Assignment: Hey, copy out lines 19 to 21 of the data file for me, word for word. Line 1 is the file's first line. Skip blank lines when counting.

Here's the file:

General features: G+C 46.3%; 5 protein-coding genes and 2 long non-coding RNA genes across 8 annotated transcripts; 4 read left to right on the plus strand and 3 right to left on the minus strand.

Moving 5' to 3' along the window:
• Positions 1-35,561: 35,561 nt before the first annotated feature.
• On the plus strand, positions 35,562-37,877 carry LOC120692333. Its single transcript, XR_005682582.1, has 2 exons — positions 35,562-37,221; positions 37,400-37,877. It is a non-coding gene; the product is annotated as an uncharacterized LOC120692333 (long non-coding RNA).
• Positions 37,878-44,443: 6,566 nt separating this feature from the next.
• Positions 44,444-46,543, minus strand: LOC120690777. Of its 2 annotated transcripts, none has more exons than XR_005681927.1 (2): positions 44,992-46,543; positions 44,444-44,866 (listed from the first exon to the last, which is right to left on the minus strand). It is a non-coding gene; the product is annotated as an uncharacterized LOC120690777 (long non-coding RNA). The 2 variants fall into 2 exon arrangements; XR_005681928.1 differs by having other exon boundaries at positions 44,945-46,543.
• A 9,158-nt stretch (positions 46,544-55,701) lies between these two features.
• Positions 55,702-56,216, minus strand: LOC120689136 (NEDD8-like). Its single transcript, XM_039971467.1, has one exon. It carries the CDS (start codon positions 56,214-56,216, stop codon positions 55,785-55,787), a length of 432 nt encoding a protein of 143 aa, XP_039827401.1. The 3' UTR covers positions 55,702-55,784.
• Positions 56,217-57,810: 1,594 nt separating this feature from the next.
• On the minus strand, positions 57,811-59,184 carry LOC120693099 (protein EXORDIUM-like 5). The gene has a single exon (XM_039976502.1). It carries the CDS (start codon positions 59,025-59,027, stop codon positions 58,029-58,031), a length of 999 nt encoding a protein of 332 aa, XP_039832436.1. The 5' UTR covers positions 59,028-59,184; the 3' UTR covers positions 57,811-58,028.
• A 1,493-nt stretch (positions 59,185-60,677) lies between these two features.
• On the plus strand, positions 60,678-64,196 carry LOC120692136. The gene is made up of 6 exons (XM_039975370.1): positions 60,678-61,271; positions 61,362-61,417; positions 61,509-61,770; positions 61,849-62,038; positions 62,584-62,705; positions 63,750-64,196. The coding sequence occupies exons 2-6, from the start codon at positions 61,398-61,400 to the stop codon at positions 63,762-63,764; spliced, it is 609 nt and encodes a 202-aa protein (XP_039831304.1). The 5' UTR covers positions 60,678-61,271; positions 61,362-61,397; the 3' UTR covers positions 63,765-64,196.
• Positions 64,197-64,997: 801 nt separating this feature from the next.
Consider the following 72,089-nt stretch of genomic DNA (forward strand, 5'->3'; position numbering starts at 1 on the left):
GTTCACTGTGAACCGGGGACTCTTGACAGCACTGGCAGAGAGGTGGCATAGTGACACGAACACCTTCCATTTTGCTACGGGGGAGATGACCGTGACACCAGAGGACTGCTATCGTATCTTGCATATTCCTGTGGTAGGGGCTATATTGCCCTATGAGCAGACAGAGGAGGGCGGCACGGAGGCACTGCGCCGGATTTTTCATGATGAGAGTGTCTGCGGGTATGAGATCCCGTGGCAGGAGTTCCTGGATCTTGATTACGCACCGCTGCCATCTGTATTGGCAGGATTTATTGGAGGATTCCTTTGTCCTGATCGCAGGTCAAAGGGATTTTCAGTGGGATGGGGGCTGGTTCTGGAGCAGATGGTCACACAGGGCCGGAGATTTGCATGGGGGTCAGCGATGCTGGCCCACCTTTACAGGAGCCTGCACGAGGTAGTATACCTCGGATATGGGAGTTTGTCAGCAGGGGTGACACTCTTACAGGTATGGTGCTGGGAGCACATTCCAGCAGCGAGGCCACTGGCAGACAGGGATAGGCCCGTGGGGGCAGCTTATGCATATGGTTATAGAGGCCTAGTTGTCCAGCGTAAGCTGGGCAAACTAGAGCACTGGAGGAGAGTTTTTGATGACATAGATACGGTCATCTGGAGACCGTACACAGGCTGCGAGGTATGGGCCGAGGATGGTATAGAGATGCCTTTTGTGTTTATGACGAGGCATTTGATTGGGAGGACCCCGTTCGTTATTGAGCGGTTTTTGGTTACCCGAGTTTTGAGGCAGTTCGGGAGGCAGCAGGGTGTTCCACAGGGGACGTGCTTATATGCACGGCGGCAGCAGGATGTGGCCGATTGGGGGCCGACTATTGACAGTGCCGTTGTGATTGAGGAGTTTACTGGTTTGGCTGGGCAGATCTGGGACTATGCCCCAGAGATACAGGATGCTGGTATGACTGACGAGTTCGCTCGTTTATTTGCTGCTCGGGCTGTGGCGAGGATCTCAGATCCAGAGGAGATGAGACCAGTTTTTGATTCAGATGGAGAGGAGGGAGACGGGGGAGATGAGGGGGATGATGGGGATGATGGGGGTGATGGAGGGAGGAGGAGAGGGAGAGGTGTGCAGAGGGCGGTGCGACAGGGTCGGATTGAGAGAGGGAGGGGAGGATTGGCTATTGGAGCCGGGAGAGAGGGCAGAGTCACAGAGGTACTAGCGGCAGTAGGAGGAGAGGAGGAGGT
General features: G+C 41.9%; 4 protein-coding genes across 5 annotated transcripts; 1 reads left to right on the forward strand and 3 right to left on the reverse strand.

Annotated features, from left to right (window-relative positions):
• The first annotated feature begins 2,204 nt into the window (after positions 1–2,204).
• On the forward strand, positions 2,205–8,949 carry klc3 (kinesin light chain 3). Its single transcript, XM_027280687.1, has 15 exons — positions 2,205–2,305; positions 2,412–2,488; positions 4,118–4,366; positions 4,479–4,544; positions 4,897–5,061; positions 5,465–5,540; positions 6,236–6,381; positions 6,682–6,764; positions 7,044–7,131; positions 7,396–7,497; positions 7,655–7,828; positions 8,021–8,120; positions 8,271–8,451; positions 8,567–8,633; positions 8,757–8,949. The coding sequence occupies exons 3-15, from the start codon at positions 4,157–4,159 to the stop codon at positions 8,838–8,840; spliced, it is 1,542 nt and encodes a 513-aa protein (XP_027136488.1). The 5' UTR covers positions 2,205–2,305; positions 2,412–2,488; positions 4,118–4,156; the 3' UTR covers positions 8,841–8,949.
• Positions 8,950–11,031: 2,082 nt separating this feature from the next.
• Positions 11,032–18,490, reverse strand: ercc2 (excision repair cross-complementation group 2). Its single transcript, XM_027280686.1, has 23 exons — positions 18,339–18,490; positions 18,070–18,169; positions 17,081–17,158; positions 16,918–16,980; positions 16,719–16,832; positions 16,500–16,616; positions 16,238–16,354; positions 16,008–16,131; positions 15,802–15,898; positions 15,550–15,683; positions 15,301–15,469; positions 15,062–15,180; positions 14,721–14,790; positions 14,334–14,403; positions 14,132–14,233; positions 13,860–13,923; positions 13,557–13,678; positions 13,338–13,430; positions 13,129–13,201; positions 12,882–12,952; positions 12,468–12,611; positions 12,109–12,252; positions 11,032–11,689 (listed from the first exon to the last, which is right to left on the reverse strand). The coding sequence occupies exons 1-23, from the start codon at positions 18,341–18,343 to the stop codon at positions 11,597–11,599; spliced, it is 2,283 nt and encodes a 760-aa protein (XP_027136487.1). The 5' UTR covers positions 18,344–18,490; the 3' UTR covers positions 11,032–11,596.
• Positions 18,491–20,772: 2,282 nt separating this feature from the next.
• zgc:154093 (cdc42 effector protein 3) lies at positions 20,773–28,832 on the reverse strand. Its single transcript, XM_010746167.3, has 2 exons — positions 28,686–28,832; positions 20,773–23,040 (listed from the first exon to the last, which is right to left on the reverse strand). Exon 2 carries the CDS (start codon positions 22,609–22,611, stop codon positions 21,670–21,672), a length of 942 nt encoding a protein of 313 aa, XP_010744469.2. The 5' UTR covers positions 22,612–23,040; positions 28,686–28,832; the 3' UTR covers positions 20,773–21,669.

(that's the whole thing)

• On the forward strand, positions 2,205–8,949 carry klc3 (kinesin light chain 3). Its single transcript, XM_027280687.1, has 15 exons — positions 2,205–2,305; positions 2,412–2,488; positions 4,118–4,366; positions 4,479–4,544; positions 4,897–5,061; positions 5,465–5,540; positions 6,236–6,381; positions 6,682–6,764; positions 7,044–7,131; positions 7,396–7,497; positions 7,655–7,828; positions 8,021–8,120; positions 8,271–8,451; positions 8,567–8,633; positions 8,757–8,949. The coding sequence occupies exons 3-15, from the start codon at positions 4,157–4,159 to the stop codon at positions 8,838–8,840; spliced, it is 1,542 nt and encodes a 513-aa protein (XP_027136488.1). The 5' UTR covers positions 2,205–2,305; positions 2,412–2,488; positions 4,118–4,156; the 3' UTR covers positions 8,841–8,949.
• Positions 8,950–11,031: 2,082 nt separating this feature from the next.
• Positions 11,032–18,490, reverse strand: ercc2 (excision repair cross-complementation group 2). Its single transcript, XM_027280686.1, has 23 exons — positions 18,339–18,490; positions 18,070–18,169; positions 17,081–17,158; positions 16,918–16,980; positions 16,719–16,832; positions 16,500–16,616; positions 16,238–16,354; positions 16,008–16,131; positions 15,802–15,898; positions 15,550–15,683; positions 15,301–15,469; positions 15,062–15,180; positions 14,721–14,790; positions 14,334–14,403; positions 14,132–14,233; positions 13,860–13,923; positions 13,557–13,678; positions 13,338–13,430; positions 13,129–13,201; positions 12,882–12,952; positions 12,468–12,611; positions 12,109–12,252; positions 11,032–11,689 (listed from the first exon to the last, which is right to left on the reverse strand). The coding sequence occupies exons 1-23, from the start codon at positions 18,341–18,343 to the stop codon at positions 11,597–11,599; spliced, it is 2,283 nt and encodes a 760-aa protein (XP_027136487.1). The 5' UTR covers positions 18,344–18,490; the 3' UTR covers positions 11,032–11,596.